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Cytological alteration in the rat stomach postburn Harris, Curtis Norman 1972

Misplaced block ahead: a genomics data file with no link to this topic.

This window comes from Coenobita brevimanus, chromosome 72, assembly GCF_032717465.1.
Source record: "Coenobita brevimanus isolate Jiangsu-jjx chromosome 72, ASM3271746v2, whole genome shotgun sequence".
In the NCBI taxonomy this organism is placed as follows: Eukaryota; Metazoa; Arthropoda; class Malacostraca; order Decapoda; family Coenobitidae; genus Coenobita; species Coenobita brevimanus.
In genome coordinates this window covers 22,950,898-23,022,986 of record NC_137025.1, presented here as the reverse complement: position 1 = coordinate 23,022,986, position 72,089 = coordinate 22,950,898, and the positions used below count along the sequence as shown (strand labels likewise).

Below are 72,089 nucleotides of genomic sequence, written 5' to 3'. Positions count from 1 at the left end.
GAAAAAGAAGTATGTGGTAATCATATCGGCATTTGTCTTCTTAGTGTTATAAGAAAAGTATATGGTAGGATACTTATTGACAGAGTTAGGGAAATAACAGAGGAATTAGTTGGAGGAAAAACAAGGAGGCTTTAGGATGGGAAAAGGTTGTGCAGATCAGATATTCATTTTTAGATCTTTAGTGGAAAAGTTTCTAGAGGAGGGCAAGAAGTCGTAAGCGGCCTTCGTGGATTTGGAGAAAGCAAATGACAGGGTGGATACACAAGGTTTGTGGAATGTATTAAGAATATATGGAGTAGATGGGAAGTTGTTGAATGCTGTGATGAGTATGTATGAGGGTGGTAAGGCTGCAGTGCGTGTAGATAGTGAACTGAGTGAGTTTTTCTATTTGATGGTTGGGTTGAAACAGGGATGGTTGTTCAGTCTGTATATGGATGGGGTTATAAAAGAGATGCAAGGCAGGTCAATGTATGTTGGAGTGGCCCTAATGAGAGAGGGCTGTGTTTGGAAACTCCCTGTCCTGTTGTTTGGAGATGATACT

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ci  CYTOLOGICAL ALTERATION IN THE RAT STOMACH POSTBURN by CURTIS NORMAK HARRIS B. Sc., Oregon State University M.D., Loma Linda University  A THESIS SUBMITTED IN PARTIAL FULFILMENT OF THE REQUIREMENTS FOR THE DEGREE OF MASTER OF SCIENCE in the Department of SURGERY  We accept this thesis as conforming to the required standard  THE UNIVERSITY OF BRITISH COLUMBIA September,  1972  In p r e s e n t i n g t h i s t h e s i s  in p a r t i a l  f u l f i l m e n t o f the r e q u i r e m e n t s  an advanced degree at the U n i v e r s i t y o f B r i t i s h Columbia, the L i b r a r y  s h a l l make i t  freely available  for  I agree  thesis  f o r s c h o l a r l y purposes may be g r a n t e d by the Head o f my Department representatives.  It  of this thesis for financial written  Department  Columbia  or  publication  g a i n s h a l l not be a l l o w e d w i t h o u t my  of  The U n i v e r s i t y o f B r i t i s h Vancouver 8, Canada  Date  i s u n d e r s t o o d t h a t copying o r  permission.  that  r e f e r e n c e and s t u d y .  I f u r t h e r agree t h a t p e r m i s s i o n f o r e x t e n s i v e copying o f t h i s  by h i s  for  i  ABSTRACT Gastric mucosal erosions were induced i n the glandular stomach of rats by scalding.  The incorporation of Thymidine-  methyl-^-H into desoxyribonucleic acid was used to determine changes i n gastric epithelial c e l l proliferating a b i l i t y .  Total  desoxyribonucleic acid per milligram of gastric tissue was also determined.  Sampling was done at twenty-four hours, seven days,  and fifteen days postburn. Eighty-nine point two percent of rats with a standard 26,5 t 2% scald burn had developed gastric mucosal erosions by twenty-four hours postburn.  Seventeen point eight percent of  burned rats had erosions by seven days and the incidence rose to hS,h% by fifteen days postburn.  Ten point three percent of control  rats i n a l l sampling periods developed erosions. The total desoxyribonucleic acid i n the gastric samples did not change significantly i n any treatment period nor was i t changed by treatment.  Uptake of thymldine-methyl^-H was depressed twenty-  four hours postburn and renewed so through seven days postburn. The results at the fifteen day sampling were inconclusive. By light microscope, the gastric surface epithelium was l i f t e d from the lamina propria and at times there was complete denudation of this c e l l layer.  ii The rat is a satisfactory animal model for gross study of mucosal erosions to at least fifteen day postburn.  Because of  eschar cannibalization inducing variable secretory status, the rat model was not suitable for thymidine uptake studies past seven days postburn.  iii  TABLE OF CONTENTS Page ABSTRACT  i  LIST OF TABLES  v  LIST OF FIGURES OR ILLUSTRATIONS CHAPTER I  vi  - Introduction  1  CHAPTER I I - Methods of Experimentation:  3  animals  •  3  preparation f o r treatment  3  method of treatment  3  gastric lesions  6  histology  11  n u c l e i c a c i d studies  11  CHAPTER I I I - R e s u l t s :  13  incidence of g a s t r i c erosions  13  h i s t o l o g y , gross and microscopic  13  gross specimens  13  microscopic specimens  18 •a  i n c o r p o r a t i o n o f Thymidine-methyl -H ....  22  t o t a l c e l l u l a r desoxyribonucleic a c i d ...  27  CHAPTER IV - Summary and Conclusions:  32  Summary  32  Conclusions  3k  iv Page BIBLIOGRAPHY  35  APPENDIX  30  V  LIST OF TABLES Page Table I  -  Frequency Distribution of Number of Erosions per Stomach During Treatment Periods  19 3  Table II  -  Thymidine-methyl -H uptake counts and total cellular Desoxyribonucleic Acid for twenty-four hour treated and  Table III -  untreated rats Thymidine-methyl^-H uptake counts and  39  total cellular Desoxyribonucleic Acid for seven day treated and untreated rats •  hO  3 Table IV -  Thymidine-methyl -H uptake counts and total cellular Desoxyribonucleic Acid for fifteen day treated and untreated rats  Ul  vi  LIST OF ILLUSTRATIONS Page Figure I:  Clipped and epilated Wistar rat prior to treatment  Figure II:  5  White Wistar rat twenty-four hours postburn  8  Figure III:  White Wistar rat seven days postburn  8  Figure IV:  White Wistar rat fifteen days postburn . . .  Figure V:  Percentage of animals developing gastric lesions during treatment periods  Figure VI:  17  Multiple mucosal erosions i n stomach of rat twenty-four hours postburn  Figure VIII:  15  Opened stomach from uriburned rat with no mucosal lesions  Figure VII:  10  17  Uriburned rat skin after clipping and epilation (from original magnification xl20)  Figure IX:  ,  21  Full thickness injury to rat skin after burn treatment at 88°C for twenty seconds (from original magnification xl20)  Figure X:  21  Intact surface epithelium of gastric mucosa from unburned rat (from original magnification xl20)  2h  vii Page Figure XI:  Extensive sub epithelial vacuolization of gastric mucosa from a burned rat (from original magnification xl20)  Figure XII:  2h  Absence of surface epithelium of gastric mucosa from a burned rat (from original magnification xl20)  Figure XIII:  /  26  Specific activity of Desoxyribonucleic Acid following injection of Thyroidine3  methyl- H i n the glandular stomach i n uriburned rats and rats 2h hours, 7 days and 15 days postburn Figure XIV:  29  Total Desoxyribonucleic Acid content of tissue samples from glandular stomachs of uriburned and burned rats after 2h hours, 7 day and 15 day treatment periods  31  1  INTRODUCTION I n 1842 Thomas C u r l i n g (9) presented t e n cases of duodenal u l c e r a t i o n associated w i t h burns before the Medical-Surgical Society of London.  Since that time the l e s i o n which bears h i s  name has been expanded to include g a s t r i c u l c e r a t i o n s as w e l l as duodenal.  Other traumatic and disease s t a t e s have also been  associated w i t h g a s t r o i n t e s t i n a l u l c e r a t i o n s ; e.g. i n t r a c r a n i a l l e s i o n (10), trauma (18), coronary o c c l u s i o n (30), c o r pulmonale (15), and these are now c o l l e c t i v e l y termed "STRESS ULCER." I n 1965 S e v i t t (UU) reported an incidence of twenty-two percent g a s t r i c and duodenal u l c e r a t i o n s i n two-hundred and ninety-one p a t i e n t s autopsied f o l l o w i n g burns.  I n 1970, P r u i t t  and h i s group from Brooke Army H o s p i t a l reported an o v e r a l l incidence of 11.7  percent "Curling's U l c e r " w i t h approximately  19  percent o f those dying of a cause d i r e c t l y r e l a t e d to the u l c e r or an operation thereon ( 3 8 ) .  This complication i s a s i g n i f i c a n t  problem i n burns as w e l l as other forms of trauma. The cause o r causes of these u l c e r a t i o n s i s not known. Following Davenport's experiments i n 196Ii (13, 12) there has been an increased impetus to determine what defect occurs i n the g a s t r i c mucosal b a r r i e r during episodes of s t r e s s . Increasing evidence i n dicates that there may not be one cause and each d i f f e r e n t type of s t r e s s may have a d i f f e r e n t e l l i c i t i n g mechanism.  2 The mucous layer (35, 37, 2, 25, 8), gastric acid (36, 29, 31, 4), gastric epithelial c e l l (29, 49, 40, 26) and electrolyte flux (11, 13, 12, 23, 31) have a l l been subjected to study c l i n i c ally and experimentally.  In the experimental animal the stress has  been most often induced by restraint (29, 31) with the duration therefore being short. This experiment was undertaken to study changes i n the proliferation of the gastric epithelial c e l l following burn induced stress i n the r a t .  As the c l i n i c a l burn i s a chronic illness, the  duration of the study was extended beyond the usual short 2U-U8 hour treatment.  3  METHODS OF EXPERIMENTATION Animals White male and female Wistar rats weighing from 175 grams to 275 grams were randomly paired.  These pairs were then divided  into three treatment groups of twenty-eight pairs.  The animals  were placed i n individual cages and given a standard laboratory diet and water ad libitum.  Food was withdrawn eighteen hours  prior to treatment or sacrifice.  Water was allowed ad libitum  at a l l times. Preparation for Treatment The rats were anesthetized with Sodium Pentobarbital, 5 milligrams per kilogram intraperitoneally.  The backs were clipped  with standard animal clippers from behind the ears to the t a i l and well down on the flanks.  "MEET", a commercially available depila-  tory was next applied to the clipped area, allowed to remain a few minutes and then washed off leaving the skin bare of hair.  The  animals were then dried with a towel and are shown for treatment in Figure I .  Those rats randomly selected to be controls received  20 m i l l i l i t r e s of physiological saline intraperitoneally and were returned to their cages. Method of Treatment A standard 26.5 + 2 percent f u l l thickness burn was produced  Figure I:  Clipped and Epilated Wistar rat prior to treatment.  6 on the back of the rat by scalding.  This was accomplished by using  the weight immersion principle and a machine originally developed by Bailey, Lewis and Blocker (l) and extensively modified by Courtemanche (6).  The temperature of the water was maintained at  88° Centigrade and the duration of treatment was twenty seconds. Following burning the rats were dried, given 20 m i l l i l i t r e s of physiological saline intraperitoneally and returned to their cages. The pairs of rats were sacrificed at twenty-four hours, seven days and fifteen days postburn, and the appearance of the burned rats is shown i n Figure II on page 8, Figure III on page 8, and Figure IV on page 10 respectively. were i n each treatment-day group.  Twenty-eight pairs of rats  Following an eighteen hour fast,  except for water, they were anesthetized with ether and the abdomen opened.  The esophagus and pylorus were ligated with black s i l k and  the stomach excised and placed immediately i n ice cold 0.9 Normal saline.  The animals were then killed by incising the aorta or  femoral artery and allowing exsanguination.  Animals dying before  sacrifice were discarded. Gastric Lesions The excised stomachs were opened along the greater curvature and the glandular stomach examined with a 10 x power dissecting microscope for mucosal erosions.  The presence or absence of lesions  was recorded and the significance determined by using the Pearson Chi Square test with continuity correction (17).  7  Figure II:  Figure III:  White Wistar rat twentyfour hours postburn.  White Wistar rat seven days postburn.  6  9  Figure IV: White Wistar rat fifteen days postburn.  10  11 Statistics were computed to test treatment effect, batch and day effects using the University of British Columbia Computing Centre's ANOVAR system (17). Histology Sections of the glandular stomach were removed for histological examination by hematoxylin and eosin staining (ll;). Nucleic Acid Studies The incorporation of Thymidine-methyl^-H (TdR^-H, 20 c/m Swartz-Mann) into the deoxyribonucleic acid of the gastric epithelial c e l l was measured i n control and burned rats.  At the completion of  the treatment period each rat was injected intraperitoneally with 2^0 pc of TdR -H per kilogram of body weight.  Treatment was contin-  ued for ninety minutes before sacrifice. F u l l thickness specimens of glandular stomach of approximately equal size were obtained using a #3 cork borer.  Each specimen  was weighed and immediately placed i n ice-cold 0.01 molar Tris Buffer for total DNA analysis (29) or Hyamine hydroxide for TdR^-H uptake analysis (39).  An attempt was made not to include erosions i n the  specimens. Total DNA was extracted by a method described by Ludwig and Lipkin (29).  Two f u l l thickness specimen cores were homogenized  with a Teflon pestle i n 3 m i l l i l i t r e s of ice-cold 0.01 molar Tris Buffer.  The acid insoluble material was precipitated by adding  12 one m i l l i l i t r e of cold 2N perchloric acid and the precipitate then washed twice with two m i l l i l i t r e s of 75, 95 and 100 percent alcohol, a one to one mixture of alcohol-ether and ether. sample was allowed to dry overnight.  The remaining  The next day these samples  were hydrolyzed i n one m i l l i l i t r e of 0.5 N perchloric acid. The diphenylamine procedure of Seibert (Ii3, 5) was used for the f i n a l coloriraetric deteimination of total DNA.  One volume of  the hydrolized material was added to two volumes of diphenylamine solution and the mixture heated at 100° C for ten minutes.  The  absorption curve was read on a Perkin-Elmer spectrophotometer at 650 ji and 595/i (5). Standardization was with highly polymerized calf thymus deoxyribonucleic acid (Sigma Chemical Company).  Results  were recorded as micrograms of DNA per milligram of tissue. One f u l l thickness core of glandular stomach was placed i n a scintillation v i a l with one m i l l i l i t r e of Hyamine Hydroxide and digested at 50° C for I48 hours (hi, 39 , 50). After digestion the sample was decolorized with six drops of 30 percent hydrogen peroxide (19) and acidified to pH 5 with four to six drops of glacial acetic acid (20). Fifteen m i l l i l i t r e s of Aquasol Scintillation fluid (New England Nuclear) were then added, mixed, and the solution counted for ten minutes in the Picker Liquid Scintillation Counter. Results were recorded as counts per minute per milligram of tissue. Final figures were subjected to two way analysis-of-variance for count rate and for total DNA.  13  RESULTS Incidence of Gastric Erosions In Figure V, frequency of erosions of the glandular stomach of burned and uriburned rats is shown.  Lesions developed i n 10.7  (3 of 28) per cent of uriburned rats i n each of the three treatment periods.  Eighty-nine point two percent (25 of 28) of burned rats  had developed erosions by twenty-four hours post treatment.  By day  seven the number of burned rats with erosions had declined to 17.8 percent (5 of 28).  The frequency of lesions then increased again  i n the treatment group at day fifteen to U6.U percent (13 of 28). The significance of these results as analyzed by the Pearson Chi Square test is also shown i n Figure V. At one day pJD.OOOl and at fifteen days peO.008.  The frequency of gastric ulcerations i n  burned versus nonburned rats was not of statistical significance at seven days post treatment (p=0.703).  The maximum number of erosions  occurred i n the burned animals during the f i r s t twenty-four hour treatment period. Histology, Gross and Microscopic Gross Specimens In Figure VI, page 17, are shown the gross characteristics of the opened stomach i n an untreated r a t .  The pink glandular  Figure V: Percentage of animals developing gastric lesions during treatment periods.  15  16  Figure VI: Opened stomach from uriburned rat with no mucosal lesions.  Figure VII:  Multiple mucosal erosions in stomach of rat twenty-four hours postburn.  17  18 portion of the stomach is clearly without lesions.  In contrast i s  the stomach from a burned rat shown i n Figure VII, page 17.  Multiple  erosions of various sizes are present on the glandular portion of this specimen.  Some treated animals seemed more l i k e l y to develop  multiple ulcerations than others, given the same amount of stress. Multiple lesions were more frequent overall than single lesions as shown i n Table I .  The frequency of multiple lesions did not increase  with duration of treatment i n this experiment i n contrast to the increasing numbers of lesions with duration of treatment shown by Ludwig and Idpkin (29) i n their study of restraint stressed guinea pigs.  Multiple erosions were not seen i n the untreated animals.  Microscopic Specimens An hematoxylin and eosin preparation of normal rat skin after clipping and epilation with NEET i s shown i n Figure VIII, page 21. The epidermis and dermis have been minimally changed by the chemical treatment.  Figure IX, page 21, is a representative section after  burn treatment demonstrating the f u l l thickness injury imposed by the burn.  Disruption of the epidermis with coagulation necrosis of  the underlying dermis and subcutaneous tissue are readily discernible. The glandular stomach of the rat i s normally covered with columnar epithelial cells with mucous neck cells, parietal and zymogenic cells lining the gastric pits as shown i n Figure X, page 2U.  Changes following treatment were mainly confined to the surface  19  TABLE I Frequency Distribution of Number of Erosions per Stomach During Treatment Periods.  Number of Stomachs  Day 1  Day 7  Day 15  1  2  2  5  2-3  9  1  5  4+  lit  2  3  #92  60  61.9  Percent of total stomachs with erosions i n which lesions were multiple.  20  Figure VIII:  Figure IX:  Uriburned rat skin after clipping and epilation (from original magnification xl20).  Full thickness injury to rat skin after burn treatment at 88°C for twenty seconds (from original magnification x 120).  21  22 epithelium and sub-epithelial areas.  Many histological sections  were similar to Figure XI, page 2h, i n showing large patches of surface epithelium lifted from the lamina propria.  More marked  damage i s seen i n some other areas (Figure XII, page 26), where there was complete destruction of the surface epithelium.  Both of  these histological changes were more frequent twenty-four hours postburn than later treatment periods.  Non-burned rats rarely  exhibited subepithelial vacuolization and never denudation. Incorporation of Thymidine-methyl-^H (TdR^-H) The surface epithelium of the rat stomach is a renewing c e l l population (35) and does so at a relatively constant rate i n the unstressed animal (3U). The rate of regeneration i s not significantly changed by the age of the animal (21) but the secretory rate is a major factor.  Hunt demonstrated a marked increase i n the gastric  epithelial c e l l mitotic activity i n the secreting rat over the fasting animal (22), thus, the importance of food withdrawal eighteen hours before treatment or sacrifice i n this study. Each c e l l nucleus contains desoxyribonucleic acid (DNA). This consists of two long polynucleotide chains made up of pyrimidine bases, phosphoric acid and pentose sugars.  With c e l l duplication the  specific pyrimidine base Thymine is taken up from the circulating pool and i t is at this point TdR^-H can be inserted as a label (U2) to estimate changes i n c e l l populations.  A close relationship exists  23  Figure X: Intact surface epithelium of gastric mucosa from uriburned rat ( from original magnification x 120).  Figure XI: Extensive sub epithelial vacuolization of gastric mucosa from a burned rat (from original magnification xl20).  2k  25  Figure XII: Absence of surface epithelium of gastric mucosa from a burned rat (from original magnification xl20).  26  27  between the uptake of this labeled Thymidine and mitosis (35). species has a constant amount of DNA per nucleus (1*8).  Each  This serves  as a baseline which i n conjunction with TdR^-H uptake by the gastric epithelial c e l l allows an accurate estimation of changes i n the proliferation a b i l i t y of these c e l l s . The specific activity of TdR^-H is shown in Figure XIII. There i s a significant decrease i n uptake i n burned rats (p 4.0.0001) at twenty-four hours post treatment.  This reduction i n uptake  continued through day seven (p= . 0 0 1 5 ) .  On the fifteenth postburn  day there was an apparent increase in uptake i n the treated group over the untreated animals.  However, i n subjecting this to analysis  of variance this increase was not s t a t i s t i c a l l y significant (p=0.6591). Total Cellular Desoxyribonucleic Acid In Figure XIV, page 31, are shown the relationships of total DNA i n the noriburned and burned rats during the fifteen day treatment period.  The range was 13 to 56 micrograms of DNA per milligram  of glandular stomach with a mean of 38.579 micrograms per milligram i n untreated animals and a mean of I4O.U36 micrograms per milligram i n the treated ones.  Computing the s t a t i s t i c a l significance by the  analysis of variance resulted i n p=0.0903 at 2k hours, p=O.7010 at seven days and p=O.U376 at fifteen days.  28  Figure XIII:  Specific activity of Desoxyribonucleic Acid following injection of Thymidine-methyl-^H i n the glandular stomach i n unburned rats and rats 2h hours, 7 days and 15 days postburn.  (THYMIDINE H-3 UPTAKE) DAYS POSTBURN  30  Figure XIV:  Total Desoxyribonucleic Acid content of tissue samples from glandular stomachs of uriburned and burned rats after 24 hours, 7 day. and 15 day treatment periods.  31  iiiiimii = MEAN CONTROL BURN  llllllll  Infliu run mi  P=.0903  P=. 4376  P=. 7010  I 7 DAYS POSTBURN  15  32  SUMMARY AND CONCLUSIONS Summary: This experiment has demonstrated the feasibility of using the standard burned rat to study burn induced gastric changes to fifteen days postburn.  Gross and microscopic changes are easily  followed. The incidence of mucosal lesions during the f i r s t twenty-four hours (89.2$) was similar to other reports (31, Ul, 1°, 3). A b i phasic distribution of erosions with peaks at one day and fifteen days postburn was observed.  This resembles the results reported by  Sevitt (UU) i n his autopsy study of burned humans.  The mechanism  of this is not known but he suggested that the i n i t i a l lesions were as a direct result of the injury with subsequent healing, and then reulceration.  Daily sampling of burned animals throughout the  treatment period would be helpful i n confirming this distribution. The incidence of mucosal lesions i n control animals was higher (10.7$) than most studies.  The anesthesia, clipping, epilat-  ing and washing of these animals apparently produced a significant amount of stress. Variability of the rats i n response to stress was also observed. Genetic factors (U5) and environmental factors such as housing and diet (2U, U6) have been implicated.  A l l rats i n this study were of  33 similar breeding and received identical pre-stress treatment thus minimizing any of these differences. Morphological study demonstrated formation of a subepithelial space.  This progressive l i f t i n g of the surface epithelium resulted  i n denudation and probably subsequent digestion of the lamina propria by intra luminal enzymes.  These are similar to observations reported  by Chiu, McArdle and Brown i n a study of low flow rates and intestinal epithelium (7).  In their experiment the rats were fasted twenty-  four hours after scalding.  This fluid deprivation was found to i n -  crease the incidence of gastric erosion.  They postulated that this  increase was secondary to a low flow state.  In this study rats were  allowed ad libitum water before and after burning.  In addition,  intraperitoneal saline was given immediately after treatment. A high incidence of mucosal erosions s t i l l occurred.  This would seem  to refute Chiu's postulation but may mean only that a low flow state occurred i n spite of the fluid intake, the fluid intake was inadequate for the degree of trauma or other unknown mechanisms were i n force. The incorporation of thymidine into desoxyribonucleic acid was depressed at twenty-four hours postburn and remained low through seven days postburn. By fifteen days postburn an overall increase i n thymidine uptake appeared to be present i n the burned animals. This situation can probably be attributed to the variable secretory rate i n this group and which is reflected i n the wide range of counts (Appendix A ) .  It was not possible to maintain a fasting state i n  34 some of these animals as is required.for basal mitotic activity (22) because many rats would cannibalize their own eschar. secretory rate and thus thymidine uptake.  This increases  No satisfactory method to  prevent this was devised other than to substitute a non-carnivorous animal such as the guinea pig. Total DNA content remained unchanged and i n association with the uptake studies indicates reduction i n thymidine incorporation into DNA and thus decreased DNA synthesis and c e l l proliferation to day seven postburn.  Continued depression of proliferation l i k e l y  occurs but i n view of the above cited difficulties remains unproven. Conclusions: 1. The rat i s a satisfactory animal for gross and microscopic study of gastric erosions up to fifteen days postburn. 2.  Gastric mucosal c e l l proliferation is significantly  depressed one day to seven days postburn as measured by thymidine's  methyl-^-II.  Eschar cannibalization is the probable cause of variable  results at fifteen days postburn. 3.  The total DNA content of the stomach mucosa is not sig-  nificantly changed within fifteen days postburn despite the severe injury and resulting debility. 4.  The exact etiology of mucosal erosions i n burns remains  unknown but the decreased ability of the surface epithelium to renew adequately seems to be a contributing factor.  35  BIBLIOGRAPHY 1.  B a i l e y , B.N., S.R. Lewis and T.G. Blocken, "Standardization of Experimental Burns i n the Laboratory Rat", Texas Reports on Biology & Medicine, 20: 20, 1962.  2.  B a l l i n g e r , W.F. & L. Wise, " G a s t r i c Mucousj Quantitative and Q u a l i t a t i v e Studies i n Humans & Dogs", B r i t i s h Journal of Surgery, V o l . 56: 701, 1969.  3.  Brodie, D.A., "Experimental Peptic U l c e r " , V o l . 55: 125, 1968.  Gastroenterology,  4. Brodie, D.A., " E f f e c t o f R e s t r a i n t Stress on G a s t r i c A c i d i t y i n the Rat", American Journal of Physiology, V o l . 202: 812, 1962. 5.  Chargoff, E., & S.N. Davidson, ed., L. Dische, "Color Reactions of Nucleic A c i d Components", The Nucleic Acids, V o l . I , p. 285, 1955.  6.  Courtemanche, A.D., "A C o n t r o l l e d Burning Apparatus Based on the Weight Immersion P r i n c i p l e " , B r i t i s h Journal o f P l a s t i c Surgery, V o l . 19: 23, 1966.  7.  Chiu, C.J., A.H. McArdle, & R.A. Brown, " I n t e s t i n a l Mucosal Lesion i n Low Flow S t a t e s : I . A Morphological, Hemodynamic and Metabolic Reappraisal", Archives of Surgery, V o l . 101: 478, 1970.  8.  Chiu, C.J., A.H. McArdle, & R.A. Brown, " G a s t r i c Mucosal Changes Following Burns i n Rats", Archives of Surgery, V o l . 103: 147, 1971.  9.  C u r l i n g , T.B., "On U l c e r a t i o n o f the Duodenum i n Cases o f Burn", Medico-Chirurgical Transactions, V o l . 25: 260-281, 1842.  10.  Cushing, H., "Peptic Ulcers and the I n t e r b r a i n " , Surgery, Gynecology & O b s t e t r i c s , V o l . 55: 1-33, 1932.  11.  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Vendrely, "La Teneur du noyau cellulaire en acide de'soxribonucle'ique a. travers les organes, les individus et les especes animales," Experientia, V o l . 4:  434, 1948.  Young, Kim S., Robert Kerr, Martin Lipkin, "Cell Proliferation During Development of Stress Erosions i n Mouse Stomach," Nature, 215: 1180, 1967. "Protosol the Superior Solubilizer," Bulletin, Boston, 1972.  New England Nuclear  APPENDIX  39 TABLE II Thymidine-methyl^-H uptake counts and total cellular Desoxyribonucleic Acid for twenty-four hour treated and untreated rats. TdR -H Scintillation Counts/Milligrams Tissue/Minute 3  1. 2. 3. 4. 5. 6. 7. 8. 9. 10. 11. 12. 13.  14. 15.  16. 17. 18. 19. 20. 21. 22.  23. 24. 25. 26. 27. 28.  Control Rat  Burned Rat  19.240 18.639 25.116 21.165 15.854  12.735 9.94 13.292 15.529 9.48 12.491 165.623 183.015  17.500  186.790 182.117 201.962 187.077 160.425 171.035 215.700 193.954 169.251 164.159 63.960  61.242  114.562  54.661 57.710 80.823 42.892 84.560 77.394 121.310 48.367 54.327  159.355 109.434  151.671  I88.338 209.102 146.967 148.147 153.762 43.627 35.257 37.162 34.600 31.682 30.407 11.761 19.406 17.375 11.511 29.050 18.208  Total Micrograms DMA/Milligram Tissue Control Rat .324 .295 .370 .281 .401 .436 .310 .232 .387 .330 .309 .330 .364 .368 .282 .290 .410 .422 .456 .278 .365 .328 .377 .337 .320 .336 .373 .326  Burned Rat .274 .310 .390 .408 .522 .428 .326 .322 .342 .308 .366 .460 .317 .360 .406 .324 .420 .406 .543 .409 .356 .276 .409 .260 .327 .322 .420 .290  Uo TABLE III Thymidine-raethyl^-H uptake counts and total cellular Desoxyribonucleic Acid for seven days treated and untreated rats TcbV-H Scintillation Counts/Milligrams Tissue/Minute Control Rat 1. 2. 3. U. 5. 6. 7. 8. 9. 10. 11. 12. 13. lU. 15. 16. 17. 18. 19. 20. 21. 22. 23. 2U. 25. 26. 27. 28.  205.907 170.249 197.106 25U.672 13U.905 256.275 217.9U5 213.464 221.522 276.131 236.823 183.3U7 155.022 216.861 172.22U 170.665 251.455 145.328 71.068 U8.733 30.U65 36.313 6U.156 44.785 UU.860 52.347 83.788 103.061  Burned Rat 192.939 145.372 136.891 135.936 141.183 155.150 277.377 25U.U75 231.1U7 216.909 227.287 180.0U7 152.777 151.06U 158.746 191.603 179.528 129.098 28.692 27.598 28.800 28.989 28.787 36.143 15.066 23.93U 28.U50 36.802  Total Micrograms DMA/Milligram Tissue Control Rat .Uoi .3lU .362 .418 .333 .263 .283 .328 .300 .326 .361 .340 .304 .408 .272 .297 .267 .246 .155 .174 .281 .266 .089 .101 .276 .276 .327 .326  Burned Rat .321 .271 .255 .U08 .353 .342 .382 .336 .318 .333 .330 .317 .297 .362 .340 .240 .311 .277 .159 .228 .241 .294 .155 .106 .318 .336 .325 .276  TABLE IV Thymidine-methyl^-H uptake counts and total cellular Desoxyribonucleic Acid for fifteen days treated and untreated rats. TdR -H Scintillation Counts/Milligrams Tissue/Minute 3  Control Rat 1. 2. 3. 4. 5. 6. 7. 8. 9. 10. 11. 12. 13. 14. 15. 16. 17. 18. 19. 20. 21. 22. 23. 24. 25. 26. 27. 28.  230.211 323.682 319.530 240.009 289.970 242.601 198.861 169.715 38.853 29.849 49.106 72.028 218.547 220.316 194.487 229.695 228.085 257.952 292.984 215.026 202.045 188.808 146.461 222.342 203.453 191.102 311.8^0 224.290  Burned Rat 183.297 229.735 463.117 910.968 535.234 111.414 22.177 5U.586 83.944 48.413 238.548 152.576 196.343 152.576 217.950 184.940 223.780 200.077 267.961 145.151 150.852 154.588 163.226 202.090 267.494 240.852  Total Micrograms DNA/MLlligram Tissue Control Rat  Burned Rat  .339 .291 .29U .230 .295 .380 .285 .261 .316 .297 .352 .319  .331 .259 .287 .296 .363 .244 .224 .215 .338 .390 .418 .323 .204 .338 .340 .338 .350 .440 .473 .419 .471 .450 .450 .383 .438 .385 .400 .257  .336 .372 .371 .371 .345 .385  .366  .347 .370 .362 .373 .391 .476 .476 .342 .320